Trade Secrets in the Age of Wikileaks and Cyber Industrial Espionage

Thursday, August 18, 2016

By now, casual observers may have numbed to the steady stream of leaked-email and compromised-financial-record scandals. Anyone with access to Wikileaks can view more than 30,000 documents and 170,000 emails from Sony Corporation. The U.S. Department of Defense and Lockheed Martin have suffered multiple breaches of systems supporting the Joint Strike Fighter Project. Even computer security firm RSA was compromised to the point of losing intellectual property about its two-factor authentication security technology.

And while data insecurity might be blase from a news-cycle perspective, businesses are in no position to merely spectate. In fact, firms should be carefully assessing the potential for loss of intellectual property from cyber attacks.

Strategies for protecting intellectual property (IP) should include both legal measures and a comprehensive information security plan. The latter begins with identifying IP assets along with risks and threats to those assets. This step will certainly include cataloging the physical infrastructure of information technology (IT) operations, but it is more important, and often more challenging, to identify information capturing intellectual property.

Some IP assets, such as computer-aided design files or lab notes, are apparent. Others are less so. Engineers using instant messaging to collaborate can leave trails of IP in discussion threads, and a breach of information systems with fragmented pieces of IP such as these poses a significant risk. The same techniques and tools used for searching and retrieving disparate information on the Web or within a corporate network are capable of analyzing data dumps from even the most aggressive cyber attacks.

Once you've identified your sources of IP, categorize information according to a data classification scheme that reflects the value of the information represented in that data. Highly valued intellectual property warrants stricter controls than non-confidential information.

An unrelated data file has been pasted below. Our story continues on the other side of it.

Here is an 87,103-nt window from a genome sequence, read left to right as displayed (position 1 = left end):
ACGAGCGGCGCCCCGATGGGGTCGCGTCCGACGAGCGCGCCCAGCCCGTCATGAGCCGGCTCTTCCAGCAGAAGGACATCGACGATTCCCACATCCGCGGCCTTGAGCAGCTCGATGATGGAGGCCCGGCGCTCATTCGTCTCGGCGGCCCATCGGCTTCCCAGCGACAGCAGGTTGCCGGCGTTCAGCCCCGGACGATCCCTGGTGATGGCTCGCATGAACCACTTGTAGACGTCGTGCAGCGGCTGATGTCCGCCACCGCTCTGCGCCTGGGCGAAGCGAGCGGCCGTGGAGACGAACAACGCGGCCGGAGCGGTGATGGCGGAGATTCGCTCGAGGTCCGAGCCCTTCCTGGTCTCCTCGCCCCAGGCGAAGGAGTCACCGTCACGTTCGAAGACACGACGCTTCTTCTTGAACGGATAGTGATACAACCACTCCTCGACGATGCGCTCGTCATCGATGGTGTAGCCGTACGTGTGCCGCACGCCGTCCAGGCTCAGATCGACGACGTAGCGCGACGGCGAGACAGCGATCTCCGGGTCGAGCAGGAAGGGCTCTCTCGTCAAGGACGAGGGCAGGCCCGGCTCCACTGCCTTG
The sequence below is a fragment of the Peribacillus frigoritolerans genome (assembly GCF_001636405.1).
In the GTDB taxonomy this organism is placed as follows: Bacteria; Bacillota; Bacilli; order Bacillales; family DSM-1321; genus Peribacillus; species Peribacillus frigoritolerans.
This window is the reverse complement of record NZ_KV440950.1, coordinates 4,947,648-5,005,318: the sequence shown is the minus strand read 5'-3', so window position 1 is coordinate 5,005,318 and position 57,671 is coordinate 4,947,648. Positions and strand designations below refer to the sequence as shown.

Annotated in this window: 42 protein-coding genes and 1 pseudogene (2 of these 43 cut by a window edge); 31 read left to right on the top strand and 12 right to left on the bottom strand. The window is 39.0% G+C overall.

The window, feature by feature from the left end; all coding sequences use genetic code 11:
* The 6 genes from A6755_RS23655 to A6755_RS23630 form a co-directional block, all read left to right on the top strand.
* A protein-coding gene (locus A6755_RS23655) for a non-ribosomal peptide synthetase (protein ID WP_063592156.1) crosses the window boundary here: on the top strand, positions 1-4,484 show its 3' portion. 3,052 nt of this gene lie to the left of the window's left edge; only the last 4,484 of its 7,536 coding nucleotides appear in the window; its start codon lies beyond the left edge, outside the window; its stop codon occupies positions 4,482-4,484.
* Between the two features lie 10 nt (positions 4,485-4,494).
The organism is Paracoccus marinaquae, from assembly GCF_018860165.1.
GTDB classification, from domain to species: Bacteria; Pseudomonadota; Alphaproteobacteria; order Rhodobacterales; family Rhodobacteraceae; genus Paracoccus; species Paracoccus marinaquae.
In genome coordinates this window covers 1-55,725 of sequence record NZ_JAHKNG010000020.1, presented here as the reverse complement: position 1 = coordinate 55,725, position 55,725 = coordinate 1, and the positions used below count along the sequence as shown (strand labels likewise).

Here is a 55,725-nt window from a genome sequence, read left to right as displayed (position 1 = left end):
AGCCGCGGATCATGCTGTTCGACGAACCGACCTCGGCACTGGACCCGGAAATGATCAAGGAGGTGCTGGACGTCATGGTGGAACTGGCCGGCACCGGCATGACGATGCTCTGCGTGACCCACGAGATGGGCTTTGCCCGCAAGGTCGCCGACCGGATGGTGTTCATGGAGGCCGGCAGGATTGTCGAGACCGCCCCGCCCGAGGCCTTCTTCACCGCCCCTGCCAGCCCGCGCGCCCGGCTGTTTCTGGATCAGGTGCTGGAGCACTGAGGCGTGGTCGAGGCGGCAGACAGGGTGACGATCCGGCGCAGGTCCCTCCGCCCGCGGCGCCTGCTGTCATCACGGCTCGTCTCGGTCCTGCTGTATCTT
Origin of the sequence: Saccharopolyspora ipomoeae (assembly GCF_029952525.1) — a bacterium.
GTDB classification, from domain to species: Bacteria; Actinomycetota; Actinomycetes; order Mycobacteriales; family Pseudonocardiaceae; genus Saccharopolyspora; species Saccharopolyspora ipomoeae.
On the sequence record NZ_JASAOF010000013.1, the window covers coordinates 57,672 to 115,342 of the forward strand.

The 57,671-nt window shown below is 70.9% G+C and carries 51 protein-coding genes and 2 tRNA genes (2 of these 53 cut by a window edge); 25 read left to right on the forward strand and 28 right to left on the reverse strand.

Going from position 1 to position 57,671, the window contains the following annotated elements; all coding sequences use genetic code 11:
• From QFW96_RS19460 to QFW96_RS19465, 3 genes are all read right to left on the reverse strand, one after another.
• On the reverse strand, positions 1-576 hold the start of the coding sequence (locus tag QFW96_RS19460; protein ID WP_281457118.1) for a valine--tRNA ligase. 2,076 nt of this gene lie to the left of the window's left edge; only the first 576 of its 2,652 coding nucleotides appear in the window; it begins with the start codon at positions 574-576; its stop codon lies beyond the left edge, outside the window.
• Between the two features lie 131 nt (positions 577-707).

Any single security measure can fail: Well-crafted phishing emails can induce an executive into revealing login credentials. Disgruntled employees can use legitimate privileges to steal confidential information. External attackers can exploit vulnerabilities in operating systems, databases and other software to gain access to sensitive data. Your plan should include implementation of multiple, redundant security controls in a practice known as defense in depth. Common countermeasures include: access controls, encryption, vulnerability scanning, network traffic filtering and monitoring for anomalous events within servers and networks. The U.S. National Institutes of Standards and Technology provide guidance and best practices on information security controls.

In addition to security measures, businesses should consider the cost of shifting the risk of IP loss through the use of cyber insurance. Although the market for cyber-insurance is limited by factors such as lack of actuarial data on cyber breaches, the market is expected to grow to $7.5 billion by 2020.

Finally, businesses should consider legal protections of trade secrets, patents and related international agreements. Owners of trade secrets should take reasonable measures to preserve the secrecy of their intellectual property, and this includes information security controls.

Today, protecting intellectual property spans legal as well as information technology realms. Neither alone is sufficient to protect IP.

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